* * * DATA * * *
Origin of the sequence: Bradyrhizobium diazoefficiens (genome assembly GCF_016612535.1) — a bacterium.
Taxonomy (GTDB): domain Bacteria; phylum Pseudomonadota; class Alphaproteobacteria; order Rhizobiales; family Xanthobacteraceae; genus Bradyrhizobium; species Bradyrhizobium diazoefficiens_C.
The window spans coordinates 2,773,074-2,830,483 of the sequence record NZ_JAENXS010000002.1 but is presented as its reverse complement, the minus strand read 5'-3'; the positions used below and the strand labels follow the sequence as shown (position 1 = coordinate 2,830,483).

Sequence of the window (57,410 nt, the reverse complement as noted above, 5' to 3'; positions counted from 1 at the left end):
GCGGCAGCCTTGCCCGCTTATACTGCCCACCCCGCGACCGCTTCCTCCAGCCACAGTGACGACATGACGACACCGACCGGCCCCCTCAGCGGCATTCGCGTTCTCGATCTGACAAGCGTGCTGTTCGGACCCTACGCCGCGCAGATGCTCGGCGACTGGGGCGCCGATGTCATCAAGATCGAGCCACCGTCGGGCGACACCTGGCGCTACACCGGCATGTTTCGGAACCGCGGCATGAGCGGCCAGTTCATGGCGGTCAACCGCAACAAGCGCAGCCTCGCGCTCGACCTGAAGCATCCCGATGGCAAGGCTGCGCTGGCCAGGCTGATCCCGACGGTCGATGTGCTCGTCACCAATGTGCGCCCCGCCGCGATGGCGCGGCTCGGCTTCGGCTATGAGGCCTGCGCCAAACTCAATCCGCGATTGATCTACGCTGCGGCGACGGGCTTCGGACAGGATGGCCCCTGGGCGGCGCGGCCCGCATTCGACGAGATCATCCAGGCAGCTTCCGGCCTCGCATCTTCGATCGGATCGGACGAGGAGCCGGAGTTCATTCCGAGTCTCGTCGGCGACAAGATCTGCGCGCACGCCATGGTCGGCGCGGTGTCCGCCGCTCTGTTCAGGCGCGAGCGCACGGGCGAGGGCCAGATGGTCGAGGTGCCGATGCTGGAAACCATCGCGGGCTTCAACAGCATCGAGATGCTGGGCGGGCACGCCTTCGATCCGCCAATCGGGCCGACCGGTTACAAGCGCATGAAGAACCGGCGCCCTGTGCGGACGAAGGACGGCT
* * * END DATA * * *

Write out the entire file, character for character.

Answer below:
Origin of the sequence: Bradyrhizobium diazoefficiens (genome assembly GCF_016612535.1) — a bacterium.
Taxonomy (GTDB): domain Bacteria; phylum Pseudomonadota; class Alphaproteobacteria; order Rhizobiales; family Xanthobacteraceae; genus Bradyrhizobium; species Bradyrhizobium diazoefficiens_C.
The window spans coordinates 2,773,074-2,830,483 of the sequence record NZ_JAENXS010000002.1 but is presented as its reverse complement, the minus strand read 5'-3'; the positions used below and the strand labels follow the sequence as shown (position 1 = coordinate 2,830,483).

Sequence of the window (57,410 nt, the reverse complement as noted above, 5' to 3'; positions counted from 1 at the left end):
GCGGCAGCCTTGCCCGCTTATACTGCCCACCCCGCGACCGCTTCCTCCAGCCACAGTGACGACATGACGACACCGACCGGCCCCCTCAGCGGCATTCGCGTTCTCGATCTGACAAGCGTGCTGTTCGGACCCTACGCCGCGCAGATGCTCGGCGACTGGGGCGCCGATGTCATCAAGATCGAGCCACCGTCGGGCGACACCTGGCGCTACACCGGCATGTTTCGGAACCGCGGCATGAGCGGCCAGTTCATGGCGGTCAACCGCAACAAGCGCAGCCTCGCGCTCGACCTGAAGCATCCCGATGGCAAGGCTGCGCTGGCCAGGCTGATCCCGACGGTCGATGTGCTCGTCACCAATGTGCGCCCCGCCGCGATGGCGCGGCTCGGCTTCGGCTATGAGGCCTGCGCCAAACTCAATCCGCGATTGATCTACGCTGCGGCGACGGGCTTCGGACAGGATGGCCCCTGGGCGGCGCGGCCCGCATTCGACGAGATCATCCAGGCAGCTTCCGGCCTCGCATCTTCGATCGGATCGGACGAGGAGCCGGAGTTCATTCCGAGTCTCGTCGGCGACAAGATCTGCGCGCACGCCATGGTCGGCGCGGTGTCCGCCGCTCTGTTCAGGCGCGAGCGCACGGGCGAGGGCCAGATGGTCGAGGTGCCGATGCTGGAAACCATCGCGGGCTTCAACAGCATCGAGATGCTGGGCGGGCACGCCTTCGATCCGCCAATCGGGCCGACCGGTTACAAGCGCATGAAGAACCGGCGCCCTGTGCGGACGAAGGACGGCT